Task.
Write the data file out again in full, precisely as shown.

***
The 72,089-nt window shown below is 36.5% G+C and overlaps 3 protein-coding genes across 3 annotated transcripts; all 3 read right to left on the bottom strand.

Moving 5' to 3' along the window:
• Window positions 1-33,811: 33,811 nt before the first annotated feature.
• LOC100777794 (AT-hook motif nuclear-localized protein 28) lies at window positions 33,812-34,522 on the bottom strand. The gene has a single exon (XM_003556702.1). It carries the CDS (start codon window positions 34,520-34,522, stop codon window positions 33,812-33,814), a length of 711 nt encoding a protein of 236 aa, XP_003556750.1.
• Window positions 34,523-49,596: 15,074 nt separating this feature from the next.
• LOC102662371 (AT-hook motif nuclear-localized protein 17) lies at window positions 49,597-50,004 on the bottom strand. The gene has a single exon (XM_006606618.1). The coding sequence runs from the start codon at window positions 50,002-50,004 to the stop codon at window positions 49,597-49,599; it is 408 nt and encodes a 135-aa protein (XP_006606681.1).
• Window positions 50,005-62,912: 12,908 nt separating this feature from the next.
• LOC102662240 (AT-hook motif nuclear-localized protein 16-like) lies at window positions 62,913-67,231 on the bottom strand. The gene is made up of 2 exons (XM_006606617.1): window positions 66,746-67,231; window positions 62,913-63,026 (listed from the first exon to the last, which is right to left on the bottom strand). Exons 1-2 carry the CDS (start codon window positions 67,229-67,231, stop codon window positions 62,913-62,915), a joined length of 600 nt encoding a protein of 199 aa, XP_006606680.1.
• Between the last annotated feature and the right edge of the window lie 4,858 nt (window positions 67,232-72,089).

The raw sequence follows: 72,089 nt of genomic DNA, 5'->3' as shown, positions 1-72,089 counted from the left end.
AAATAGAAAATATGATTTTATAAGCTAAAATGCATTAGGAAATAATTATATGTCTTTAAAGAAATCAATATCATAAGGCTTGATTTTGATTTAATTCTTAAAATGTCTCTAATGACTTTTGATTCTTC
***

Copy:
The 72,089-nt window shown below is 36.5% G+C and overlaps 3 protein-coding genes across 3 annotated transcripts; all 3 read right to left on the bottom strand.

Moving 5' to 3' along the window:
• Window positions 1-33,811: 33,811 nt before the first annotated feature.
• LOC100777794 (AT-hook motif nuclear-localized protein 28) lies at window positions 33,812-34,522 on the bottom strand. The gene has a single exon (XM_003556702.1). It carries the CDS (start codon window positions 34,520-34,522, stop codon window positions 33,812-33,814), a length of 711 nt encoding a protein of 236 aa, XP_003556750.1.
• Window positions 34,523-49,596: 15,074 nt separating this feature from the next.
• LOC102662371 (AT-hook motif nuclear-localized protein 17) lies at window positions 49,597-50,004 on the bottom strand. The gene has a single exon (XM_006606618.1). The coding sequence runs from the start codon at window positions 50,002-50,004 to the stop codon at window positions 49,597-49,599; it is 408 nt and encodes a 135-aa protein (XP_006606681.1).
• Window positions 50,005-62,912: 12,908 nt separating this feature from the next.
• LOC102662240 (AT-hook motif nuclear-localized protein 16-like) lies at window positions 62,913-67,231 on the bottom strand. The gene is made up of 2 exons (XM_006606617.1): window positions 66,746-67,231; window positions 62,913-63,026 (listed from the first exon to the last, which is right to left on the bottom strand). Exons 1-2 carry the CDS (start codon window positions 67,229-67,231, stop codon window positions 62,913-62,915), a joined length of 600 nt encoding a protein of 199 aa, XP_006606680.1.
• Between the last annotated feature and the right edge of the window lie 4,858 nt (window positions 67,232-72,089).

The raw sequence follows: 72,089 nt of genomic DNA, 5'->3' as shown, positions 1-72,089 counted from the left end.
AAATAGAAAATATGATTTTATAAGCTAAAATGCATTAGGAAATAATTATATGTCTTTAAAGAAATCAATATCATAAGGCTTGATTTTGATTTAATTCTTAAAATGTCTCTAATGACTTTTGATTCTTC